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Tannins in wine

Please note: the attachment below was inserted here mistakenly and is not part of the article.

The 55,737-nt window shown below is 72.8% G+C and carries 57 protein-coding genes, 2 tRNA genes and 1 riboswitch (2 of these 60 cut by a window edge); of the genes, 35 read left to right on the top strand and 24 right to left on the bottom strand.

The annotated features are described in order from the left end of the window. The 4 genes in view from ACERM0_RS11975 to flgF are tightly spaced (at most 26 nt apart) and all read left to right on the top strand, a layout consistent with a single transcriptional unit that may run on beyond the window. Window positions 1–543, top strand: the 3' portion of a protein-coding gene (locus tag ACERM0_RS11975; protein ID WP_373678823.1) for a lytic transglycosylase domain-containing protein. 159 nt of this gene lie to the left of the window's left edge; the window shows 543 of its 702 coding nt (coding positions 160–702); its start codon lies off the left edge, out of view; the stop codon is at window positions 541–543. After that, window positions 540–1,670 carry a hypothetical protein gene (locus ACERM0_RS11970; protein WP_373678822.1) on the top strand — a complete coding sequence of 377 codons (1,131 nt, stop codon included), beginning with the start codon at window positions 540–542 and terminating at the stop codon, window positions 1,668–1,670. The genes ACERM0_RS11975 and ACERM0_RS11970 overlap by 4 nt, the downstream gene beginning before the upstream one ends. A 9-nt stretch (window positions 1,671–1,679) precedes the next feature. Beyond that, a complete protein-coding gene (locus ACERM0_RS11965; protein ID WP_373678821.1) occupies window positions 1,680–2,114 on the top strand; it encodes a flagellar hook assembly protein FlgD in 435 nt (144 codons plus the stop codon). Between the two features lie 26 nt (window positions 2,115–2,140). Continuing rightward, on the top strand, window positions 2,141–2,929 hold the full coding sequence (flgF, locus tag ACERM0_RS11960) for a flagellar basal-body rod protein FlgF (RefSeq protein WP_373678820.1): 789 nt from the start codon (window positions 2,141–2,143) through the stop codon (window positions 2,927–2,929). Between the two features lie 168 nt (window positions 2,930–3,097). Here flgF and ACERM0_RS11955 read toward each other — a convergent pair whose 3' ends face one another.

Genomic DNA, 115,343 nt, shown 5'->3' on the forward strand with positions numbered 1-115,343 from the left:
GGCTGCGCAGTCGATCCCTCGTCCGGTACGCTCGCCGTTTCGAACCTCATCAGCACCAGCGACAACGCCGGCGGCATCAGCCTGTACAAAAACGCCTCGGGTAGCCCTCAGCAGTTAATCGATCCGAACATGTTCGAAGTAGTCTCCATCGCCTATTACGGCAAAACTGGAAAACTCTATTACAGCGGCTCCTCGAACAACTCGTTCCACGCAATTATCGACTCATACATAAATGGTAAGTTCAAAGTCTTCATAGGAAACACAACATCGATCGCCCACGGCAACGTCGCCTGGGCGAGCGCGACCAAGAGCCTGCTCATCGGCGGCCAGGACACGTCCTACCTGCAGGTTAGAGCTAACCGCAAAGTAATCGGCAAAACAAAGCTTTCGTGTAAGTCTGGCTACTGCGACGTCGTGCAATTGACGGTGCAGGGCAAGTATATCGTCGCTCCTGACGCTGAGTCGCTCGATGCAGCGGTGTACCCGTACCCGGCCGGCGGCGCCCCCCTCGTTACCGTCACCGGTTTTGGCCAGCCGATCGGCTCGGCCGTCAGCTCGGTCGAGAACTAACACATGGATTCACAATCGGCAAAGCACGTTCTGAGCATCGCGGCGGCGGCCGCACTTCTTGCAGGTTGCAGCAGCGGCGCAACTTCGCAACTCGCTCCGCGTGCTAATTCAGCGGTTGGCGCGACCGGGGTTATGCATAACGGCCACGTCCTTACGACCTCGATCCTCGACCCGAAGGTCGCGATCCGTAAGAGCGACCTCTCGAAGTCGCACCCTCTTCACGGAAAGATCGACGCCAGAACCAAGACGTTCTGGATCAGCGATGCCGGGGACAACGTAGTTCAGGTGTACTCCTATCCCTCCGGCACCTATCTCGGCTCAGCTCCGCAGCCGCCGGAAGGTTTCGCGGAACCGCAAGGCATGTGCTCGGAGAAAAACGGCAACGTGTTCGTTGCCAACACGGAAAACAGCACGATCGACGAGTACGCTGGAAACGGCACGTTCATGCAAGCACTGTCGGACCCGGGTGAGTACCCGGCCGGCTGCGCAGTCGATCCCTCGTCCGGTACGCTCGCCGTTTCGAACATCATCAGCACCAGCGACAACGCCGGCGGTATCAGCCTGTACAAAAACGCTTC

Both the seeds and grapes contain tannins, a bitter tasting substance that causes astringency or more accurately described as the dry puckering mouth feel associated with red wine. Both red and white wine contain tannins, though they tend to be more noticeable in red. Skins and seeds of red grapes are left in contact with the juice longer, during the maceration and subsequent fermentation process. Alcohol then acts as a solvent extracting color, aroma and tannin giving the wine its deep red color, body and that dry feeling in the mouth. As tannins decompose the wine will mellow and improve with age helping the wine survive longer. Wine makers may blend tannic Cabernet Sauvignon with lower tannin grapes such as Merlot or Cabernet Franc diluting the tannins so the wine may be drunk younger. Tannins are also found in the stems of the grape bunches though the practice of de-stemming is widely followed

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